|| When the Lights go Down in the City
Reading a sea of navigational lights on San Francisco Bay
By Christopher Hanson, Seamanship Committee
Sitting in the Main Dining Room, sipping your Sauvignon Blanc, you look out onto the Bay and you see a boat with three bright white lights all in a row on the masthead. You turn to your dinner guests and say, “Hmmm, a long tow over there.” Dang, don’t you feel like Thurston Howell III incarnate?
Oh, you didn’t know that three white lights in a row signals a boat towing another one, over 200 feet away?
What about “yellow over yellow, hip towing fellow”? No?
OK, what about “red over red, captain is dead”? Nothing on that one either?
Hmmm. There may be more to this “lights on the Bay” stuff than you thought.
The San Francisco Bay is one very busy international port. There are fishing boats (“red over white, fishing at night”), trawlers (“green over white, trawler at night”), harbor pilots (“white over red, pilot ahead”), container ships that must stay in a channel because their draft is significant (“three reds in a row, no room below”) and more.
And there are rules around the rules. For instance, “three reds in a row” is an “International” rule, as opposed to an “Inland” rule. Those three red lights turn into “red, white, red, restricted ability ahead” once the container ship crosses the demarcation line near Mile Rock and heads into the Bay.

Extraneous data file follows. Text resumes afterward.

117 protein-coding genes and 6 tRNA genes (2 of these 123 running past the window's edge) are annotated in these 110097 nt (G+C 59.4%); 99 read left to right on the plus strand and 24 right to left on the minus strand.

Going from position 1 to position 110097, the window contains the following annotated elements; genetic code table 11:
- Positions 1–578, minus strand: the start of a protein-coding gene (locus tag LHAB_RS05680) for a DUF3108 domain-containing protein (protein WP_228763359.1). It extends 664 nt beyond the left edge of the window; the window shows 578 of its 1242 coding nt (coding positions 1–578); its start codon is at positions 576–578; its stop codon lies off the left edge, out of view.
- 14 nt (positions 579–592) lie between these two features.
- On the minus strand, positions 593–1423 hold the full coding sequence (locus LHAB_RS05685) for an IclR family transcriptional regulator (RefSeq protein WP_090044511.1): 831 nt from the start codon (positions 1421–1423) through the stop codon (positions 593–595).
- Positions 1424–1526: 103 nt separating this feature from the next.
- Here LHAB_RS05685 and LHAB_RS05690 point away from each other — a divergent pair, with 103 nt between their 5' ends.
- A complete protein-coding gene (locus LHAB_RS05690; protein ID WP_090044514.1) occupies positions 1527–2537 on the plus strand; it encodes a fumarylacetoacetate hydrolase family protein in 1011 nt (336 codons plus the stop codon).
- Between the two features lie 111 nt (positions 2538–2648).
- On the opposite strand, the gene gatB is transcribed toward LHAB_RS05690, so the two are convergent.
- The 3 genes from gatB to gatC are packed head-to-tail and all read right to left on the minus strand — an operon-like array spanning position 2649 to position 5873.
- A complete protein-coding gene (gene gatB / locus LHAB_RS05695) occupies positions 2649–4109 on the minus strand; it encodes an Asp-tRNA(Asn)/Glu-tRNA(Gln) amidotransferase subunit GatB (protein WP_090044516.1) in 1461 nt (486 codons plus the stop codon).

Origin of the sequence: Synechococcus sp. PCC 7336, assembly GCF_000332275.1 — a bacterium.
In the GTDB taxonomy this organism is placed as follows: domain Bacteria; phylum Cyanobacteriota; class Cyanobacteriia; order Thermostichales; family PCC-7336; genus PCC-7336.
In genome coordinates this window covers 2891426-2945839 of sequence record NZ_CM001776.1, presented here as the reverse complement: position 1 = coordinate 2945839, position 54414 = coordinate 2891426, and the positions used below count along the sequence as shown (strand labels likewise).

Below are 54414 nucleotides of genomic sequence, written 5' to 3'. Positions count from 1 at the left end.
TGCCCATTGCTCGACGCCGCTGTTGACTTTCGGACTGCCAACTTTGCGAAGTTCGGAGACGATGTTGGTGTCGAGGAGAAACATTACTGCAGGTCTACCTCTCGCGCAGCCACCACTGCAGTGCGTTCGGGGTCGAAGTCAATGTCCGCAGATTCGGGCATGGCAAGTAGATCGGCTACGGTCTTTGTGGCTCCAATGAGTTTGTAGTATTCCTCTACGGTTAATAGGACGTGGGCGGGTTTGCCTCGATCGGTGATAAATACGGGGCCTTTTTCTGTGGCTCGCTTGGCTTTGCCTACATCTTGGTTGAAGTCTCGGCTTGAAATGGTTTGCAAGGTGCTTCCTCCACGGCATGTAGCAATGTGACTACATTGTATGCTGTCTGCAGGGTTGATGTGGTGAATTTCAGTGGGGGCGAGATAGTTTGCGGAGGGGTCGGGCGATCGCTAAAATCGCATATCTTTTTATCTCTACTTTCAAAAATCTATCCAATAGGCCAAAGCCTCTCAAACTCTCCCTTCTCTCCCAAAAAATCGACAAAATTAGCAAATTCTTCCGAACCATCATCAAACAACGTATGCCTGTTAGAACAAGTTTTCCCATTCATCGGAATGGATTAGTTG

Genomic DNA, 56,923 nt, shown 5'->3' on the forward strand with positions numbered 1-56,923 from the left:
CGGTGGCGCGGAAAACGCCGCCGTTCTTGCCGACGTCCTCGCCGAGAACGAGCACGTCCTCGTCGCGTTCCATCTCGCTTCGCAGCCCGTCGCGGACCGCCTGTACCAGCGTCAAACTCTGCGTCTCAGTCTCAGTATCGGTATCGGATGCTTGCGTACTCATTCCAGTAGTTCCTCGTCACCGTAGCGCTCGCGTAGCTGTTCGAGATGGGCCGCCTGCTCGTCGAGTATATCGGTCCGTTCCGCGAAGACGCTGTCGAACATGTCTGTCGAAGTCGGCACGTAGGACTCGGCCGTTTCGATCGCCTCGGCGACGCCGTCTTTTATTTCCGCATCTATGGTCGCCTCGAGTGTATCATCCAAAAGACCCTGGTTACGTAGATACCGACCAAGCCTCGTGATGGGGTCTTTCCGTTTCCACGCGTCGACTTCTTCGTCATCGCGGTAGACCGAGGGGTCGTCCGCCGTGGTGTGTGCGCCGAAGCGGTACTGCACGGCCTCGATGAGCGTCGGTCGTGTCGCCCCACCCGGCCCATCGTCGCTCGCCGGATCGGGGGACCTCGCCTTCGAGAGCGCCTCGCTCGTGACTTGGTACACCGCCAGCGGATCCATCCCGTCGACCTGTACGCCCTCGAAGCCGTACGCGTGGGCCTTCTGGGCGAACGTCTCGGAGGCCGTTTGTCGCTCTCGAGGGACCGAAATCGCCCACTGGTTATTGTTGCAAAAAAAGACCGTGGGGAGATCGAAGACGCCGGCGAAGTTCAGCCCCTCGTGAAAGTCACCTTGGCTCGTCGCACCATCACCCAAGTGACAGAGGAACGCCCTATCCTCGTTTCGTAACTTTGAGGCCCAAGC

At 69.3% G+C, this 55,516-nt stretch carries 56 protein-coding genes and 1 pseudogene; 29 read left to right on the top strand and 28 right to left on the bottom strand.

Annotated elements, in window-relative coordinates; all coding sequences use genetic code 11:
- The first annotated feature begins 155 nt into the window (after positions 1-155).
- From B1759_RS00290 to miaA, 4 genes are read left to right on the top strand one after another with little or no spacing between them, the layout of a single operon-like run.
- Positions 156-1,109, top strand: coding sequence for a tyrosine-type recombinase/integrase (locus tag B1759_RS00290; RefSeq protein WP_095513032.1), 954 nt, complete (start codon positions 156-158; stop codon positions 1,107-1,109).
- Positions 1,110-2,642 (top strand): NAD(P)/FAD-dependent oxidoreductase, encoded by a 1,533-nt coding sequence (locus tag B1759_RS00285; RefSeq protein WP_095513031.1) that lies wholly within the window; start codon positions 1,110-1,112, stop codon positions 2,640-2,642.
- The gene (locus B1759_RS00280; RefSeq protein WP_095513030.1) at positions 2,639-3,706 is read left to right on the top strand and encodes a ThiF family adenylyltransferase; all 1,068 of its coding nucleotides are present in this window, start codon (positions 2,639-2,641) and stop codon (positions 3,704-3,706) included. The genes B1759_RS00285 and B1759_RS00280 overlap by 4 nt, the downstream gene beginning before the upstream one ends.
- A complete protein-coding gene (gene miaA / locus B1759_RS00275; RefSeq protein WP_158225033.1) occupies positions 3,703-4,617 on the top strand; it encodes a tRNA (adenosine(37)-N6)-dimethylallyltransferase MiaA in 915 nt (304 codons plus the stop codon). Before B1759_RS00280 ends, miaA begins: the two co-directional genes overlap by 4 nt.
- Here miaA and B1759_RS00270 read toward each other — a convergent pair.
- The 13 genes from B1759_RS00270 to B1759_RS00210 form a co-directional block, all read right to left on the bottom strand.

Also on the Bay, we’ve got tankers, barges, ferries, fishermen, and a bunch of sailboats (“red over green, sailing machine”), criss-crossing all the time. Including at night, just as you’re headed home in your yacht. And there is nothing, and I mean nothing, worse than finding yourself behind a boat with “yellow over white”, signifying someone towing a barge, a barge you likely didn’t see, which is now coming up very fast, on your opposite side!
Prudent seamanship means knowing the Rules of the Road. I’ve only touched on some of the major light configurations here, but if you’re interested in taking a deeper dive I recommend you order a copy of Chapman Piloting and Seamanship. Or, keep your eyes open for an upcoming Seamanship Seminar on lights on the Bay. Being familiar with the meaning of various light configurations can save a huge repair bill, or even a life. And, it is pretty darn cool when you can spot a submarine because of the flashing yellow light on the conning tower. I’m just sayin’.